Vous êtes ici : Accueil / Civilisation / Domaine américain / Immigration et minorités / American Indians - A conversation with David Treuer

American Indians - A conversation with David Treuer

Par David Treuer : Ecrivain , Clifford Armion : Professeur agrégé d'anglais - ENS de Lyon
Publié par Clifford Armion le 08/09/2014

Activer le mode zen

David Treuer took part in the eighth edition of the Assises Internationales du Roman, organised by the Villa Gillet and ((Le Monde)). He answered our questions on his involvement in the protection of Indian culture.


Transcript of the interview (Collège Hotel, Lyon, 19/05/2014)

Clifford Armion: In your essays and in your novels you’ve tackled the issue of Native American identity and the way Native Americans are perceived in the USA. I believe you think that people in the US have a sort of romantic vision of Native Americans, is that right?

David Treuer: I think people worldwide have a fairly romantic notion about American Indians. In some ways we are the most visible and invisible minority in the United States. We make up 1% of the population, which is a very small amount, but we occupy vast tracts of the American imagination. America set itself apart from Europe in many ways by evoking our presence, in everything from the Boston Tea Party to the Declaration of Independence, to Custer’s defeat at the Little Bighorn. We have been part of America’s myth-making about itself, so we function largely as part of a myth but we are not understood as being part of an American reality. In some ways it is what my writing does, it reminds people that not only do we exist but we exist in ways that defy the imagination.

Clifford Armion: Is this myth related to fiction; to films, books…

David Treuer: All of them. It’s a strange feeling to be a modern person, to have modern concerns and to be an Indian person as well, to go around the country and to go around the world almost as though you’re in disguise because we might not look the way people want us to look, we might not act the way people want us to act, they might have the most foolish notions about our religion, our culture, our languages, what all those things mean. It’s like you passed through society unrecognized, unappreciated, as though you had no standing as a modern, real American Indian, unless you closely resemble these romantic ideas that people have. When you deviate from those ideas in your life people tell you “you’re not really Indian” or “all the real Indians died out a long time ago.” It’s infuriating.

Clifford Armion: Is that related to the system of the reservations? After all it contains the real culture, doesn’t it?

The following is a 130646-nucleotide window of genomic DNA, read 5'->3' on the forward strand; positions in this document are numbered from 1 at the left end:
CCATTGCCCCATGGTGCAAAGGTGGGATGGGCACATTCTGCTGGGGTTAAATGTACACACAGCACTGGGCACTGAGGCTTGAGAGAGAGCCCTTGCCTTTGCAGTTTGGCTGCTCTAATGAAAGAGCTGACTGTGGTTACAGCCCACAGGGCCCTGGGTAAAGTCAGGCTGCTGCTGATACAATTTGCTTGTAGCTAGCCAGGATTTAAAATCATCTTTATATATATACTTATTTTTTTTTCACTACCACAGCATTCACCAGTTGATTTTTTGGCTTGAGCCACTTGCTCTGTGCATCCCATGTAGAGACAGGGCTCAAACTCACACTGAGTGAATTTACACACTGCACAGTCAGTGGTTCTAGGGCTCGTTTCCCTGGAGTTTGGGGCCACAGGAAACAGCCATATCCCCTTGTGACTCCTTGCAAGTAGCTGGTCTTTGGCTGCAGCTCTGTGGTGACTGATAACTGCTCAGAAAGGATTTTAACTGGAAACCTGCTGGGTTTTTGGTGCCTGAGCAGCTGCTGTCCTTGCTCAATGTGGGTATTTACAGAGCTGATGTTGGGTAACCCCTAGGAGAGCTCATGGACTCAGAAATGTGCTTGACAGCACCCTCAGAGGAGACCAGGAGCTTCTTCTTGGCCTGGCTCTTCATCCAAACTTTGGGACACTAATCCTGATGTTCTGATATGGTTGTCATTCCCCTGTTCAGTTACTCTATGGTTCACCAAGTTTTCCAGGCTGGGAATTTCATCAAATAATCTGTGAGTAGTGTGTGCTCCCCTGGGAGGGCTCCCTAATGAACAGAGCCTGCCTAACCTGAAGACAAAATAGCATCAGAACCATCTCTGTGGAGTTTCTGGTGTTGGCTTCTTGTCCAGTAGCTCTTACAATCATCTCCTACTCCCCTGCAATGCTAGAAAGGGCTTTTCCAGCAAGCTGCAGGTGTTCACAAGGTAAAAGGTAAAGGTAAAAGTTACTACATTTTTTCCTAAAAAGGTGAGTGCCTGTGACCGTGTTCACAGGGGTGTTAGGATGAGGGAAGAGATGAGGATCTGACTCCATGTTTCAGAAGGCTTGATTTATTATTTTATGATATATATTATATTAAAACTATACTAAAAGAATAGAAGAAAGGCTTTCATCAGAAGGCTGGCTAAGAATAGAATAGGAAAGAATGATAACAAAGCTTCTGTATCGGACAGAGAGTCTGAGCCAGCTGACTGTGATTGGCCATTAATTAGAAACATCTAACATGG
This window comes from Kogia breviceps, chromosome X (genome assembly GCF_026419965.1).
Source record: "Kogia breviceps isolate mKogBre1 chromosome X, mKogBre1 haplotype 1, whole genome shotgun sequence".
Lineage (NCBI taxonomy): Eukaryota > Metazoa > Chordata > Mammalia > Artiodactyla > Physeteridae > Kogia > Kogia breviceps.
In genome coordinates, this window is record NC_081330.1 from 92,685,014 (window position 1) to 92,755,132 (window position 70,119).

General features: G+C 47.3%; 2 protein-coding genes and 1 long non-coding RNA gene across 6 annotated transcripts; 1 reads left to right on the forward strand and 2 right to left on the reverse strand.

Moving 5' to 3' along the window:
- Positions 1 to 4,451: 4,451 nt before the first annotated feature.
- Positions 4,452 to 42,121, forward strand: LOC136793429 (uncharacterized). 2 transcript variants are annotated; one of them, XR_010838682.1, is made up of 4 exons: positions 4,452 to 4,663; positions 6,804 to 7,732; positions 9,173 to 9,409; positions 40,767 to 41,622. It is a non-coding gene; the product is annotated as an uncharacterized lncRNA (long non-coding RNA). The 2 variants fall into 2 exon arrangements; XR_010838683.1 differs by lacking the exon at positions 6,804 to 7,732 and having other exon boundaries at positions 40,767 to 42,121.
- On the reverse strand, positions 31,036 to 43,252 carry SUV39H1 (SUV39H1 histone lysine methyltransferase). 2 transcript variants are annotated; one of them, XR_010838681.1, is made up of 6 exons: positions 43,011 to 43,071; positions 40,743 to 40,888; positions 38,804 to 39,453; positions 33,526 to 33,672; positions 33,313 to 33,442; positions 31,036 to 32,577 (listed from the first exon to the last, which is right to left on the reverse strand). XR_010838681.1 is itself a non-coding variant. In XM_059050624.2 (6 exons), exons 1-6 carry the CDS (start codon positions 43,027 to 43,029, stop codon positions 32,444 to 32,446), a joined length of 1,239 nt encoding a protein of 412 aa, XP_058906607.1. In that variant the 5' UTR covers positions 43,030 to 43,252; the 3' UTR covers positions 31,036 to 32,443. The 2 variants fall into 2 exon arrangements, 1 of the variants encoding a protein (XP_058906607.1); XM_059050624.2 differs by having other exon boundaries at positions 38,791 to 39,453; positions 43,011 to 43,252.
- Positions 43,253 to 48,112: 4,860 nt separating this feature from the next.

David Treuer: No that’s not the case. In fact half of all American Indians don’t live on reservations. They live in cities or in the countryside or in suburbs or everywhere else that American people live. Less than half of our population is born and raised and stays in reservations. Reservations are like small countries inside a larger country of America. We’re free to travel, we’re free to live, we’re free to work, we’re free to do whatever we like to do. Even when people who are not Indians live on reservations - which is often the case - they too don’t recognize us for what we are. So it’s not that we’re hidden in reservations away from the public gaze. There’s just a problem with the public gaze. So my job as a writer, among other things (to entertain, to entice, to please, to bring pleasure…), is to change how people see the world.

Clifford Armion: I think you also defend the use and the upkeep of Indian languages. Is that important to the progression of the culture?

David Treuer: Absolutely. Imagine being French but you don’t have the language. How are you still French? As soon as you lose a language, you might have an ethnicity but you no longer have a culture. If your ancestors are from France, you might even live near France, but you don’t speak French, it would be hard to say “I’m a French person.” You might say “I come from French people but I’m not myself French.” As soon as you lose you’re native languages, as soon as those languages die out, it’s hard to say that we are native people or Indian people. In that case we’re no longer a culture, we’re an ethnicity. We say we’re descended from the Indian, and then our political power weakens, our influence and our standing weakens, our ability to make sure that the government of the United States honors the treaties that itself signed, all those efforts to improve our lives are made more difficult if we lose our language. We also lose our sense of who we are and that’s important.


Pour citer cette ressource :

David Treuer, Clifford Armion, "American Indians - A conversation with David Treuer", La Clé des Langues [en ligne], Lyon, ENS de LYON/DGESCO (ISSN 2107-7029), septembre 2014. Consulté le 20/06/2024. URL: https://cle.ens-lyon.fr/anglais/civilisation/domaine-americain/immigration-et-minorites/american-indians-a-conversation-with-david-treuer